Trauma management during tragic years of lebanon   part iii
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Trauma management during tragic years of lebanon part iii

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Trauma management during tragic years of Lebanon part III

Trauma management during tragic years of Lebanon part III
By Professor Anis Baraka

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    Trauma management during tragic years of lebanon   part iii Trauma management during tragic years of lebanon part iii Presentation Transcript

    • Post Pneumonectomy Pulmonary Edema 1. Right Pneumonectomy. 2. Acute lung injury. 3. Fluid overload 4. Pulmonary hypertension complicated by right ventricular failure. 5. Unbalanced post operative chest drainage
    • Con: Continues Blood Monitoring Should Not Be A Standard During Cardiopulmonary Bypass Robert G.Merin Finally, I find it somewhat peculiar that my worthy opponent, Dr Anis Baraka, should be arguing in favor of this expensive high technology piece of equipment. All of us in anesthesia and surgery who are acquainted with Dr Baraka marvel at his ability to continue practicing high quality anesthesia through the ravages of the war in Beirut, Lebanon. In addition, the fact that he has been able to continue to publish high-quality scientific investigations in the face of an almost untenable situation is a tribute to his talents and courage. However, it seems to me extremely unlikely that Dr Baraka's hospital could consider the initial expense of this piece of equipment or the probable maintenance costs. I would hope that the abusive medical and legal climates that exist in the United States will not sp read to Europe and the Middle East. CONTINUOUS BLOOD GAS MONITORING SHOULD BE A STANDARD DURING CARDIOPULMONARY BYPASS Pro: Continuous Venous Oximetry Should Be Used Routinely During Cardiopulmonary Bypass Anis Baraka, MBBCh, DA, DM, MD, FC Anesth PRO AND CON J,Earl Wyands, MD, Editor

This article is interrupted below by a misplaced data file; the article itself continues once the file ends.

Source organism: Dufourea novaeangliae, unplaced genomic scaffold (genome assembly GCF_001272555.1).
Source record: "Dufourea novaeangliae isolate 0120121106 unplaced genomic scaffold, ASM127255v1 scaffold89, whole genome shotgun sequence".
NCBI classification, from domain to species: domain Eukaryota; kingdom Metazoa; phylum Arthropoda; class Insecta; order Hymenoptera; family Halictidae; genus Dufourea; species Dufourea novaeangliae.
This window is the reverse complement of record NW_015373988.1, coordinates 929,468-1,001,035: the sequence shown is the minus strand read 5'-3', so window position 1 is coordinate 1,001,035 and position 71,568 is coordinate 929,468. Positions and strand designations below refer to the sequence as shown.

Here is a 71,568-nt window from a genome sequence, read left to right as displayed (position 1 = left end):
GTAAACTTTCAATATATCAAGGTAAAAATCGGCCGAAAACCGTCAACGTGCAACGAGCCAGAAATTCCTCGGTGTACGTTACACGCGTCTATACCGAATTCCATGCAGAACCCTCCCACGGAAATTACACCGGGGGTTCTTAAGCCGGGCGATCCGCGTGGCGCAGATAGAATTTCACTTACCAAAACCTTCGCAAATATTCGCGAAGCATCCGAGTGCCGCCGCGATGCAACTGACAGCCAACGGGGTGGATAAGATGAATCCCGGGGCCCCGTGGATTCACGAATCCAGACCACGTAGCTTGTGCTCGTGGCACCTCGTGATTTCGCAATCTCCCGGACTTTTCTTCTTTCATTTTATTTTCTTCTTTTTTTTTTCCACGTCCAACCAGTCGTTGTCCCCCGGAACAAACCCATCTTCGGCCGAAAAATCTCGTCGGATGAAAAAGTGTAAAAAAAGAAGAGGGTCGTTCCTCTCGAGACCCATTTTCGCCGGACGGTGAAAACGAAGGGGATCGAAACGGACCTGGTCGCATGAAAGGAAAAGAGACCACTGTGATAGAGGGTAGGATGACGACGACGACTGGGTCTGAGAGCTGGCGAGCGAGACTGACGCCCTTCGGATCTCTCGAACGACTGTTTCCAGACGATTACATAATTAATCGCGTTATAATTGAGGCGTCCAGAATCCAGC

• TACHYPHYLAXIS TO CISATRACURIUM - Case Reports and Literature Review -
    • Critical Illness Multiple Neuropathy and/ or Myopathy
    • Bone et al. Chest 1992;101:1644 SIRSINFECTION PANCREATITIS BURNS TRAUMA OTHER SEPSIS SEVERE SEPSIS SEPTIC SHOCK
    • SIRS Widespread inflammatory response, >=2 Temperature > 38 C or < 36 C Heart rate > 90 beats/ min Respiratory rate of > 20 breaths/ min or PaCO2 < 32mmHg WBC >12,000 , <4000 cells/ mm3 or >10% bands SEPSIS Systemic response to infection(SIRS + Infection) SEVERE SEPSIS Sepsis associated with organ dysfunction, hypoperfusion, or hypotension SEPTIC SHOCK Sepsis with hypotension and hypoperfusion despite adequate fluid resuscitation
    • Treatment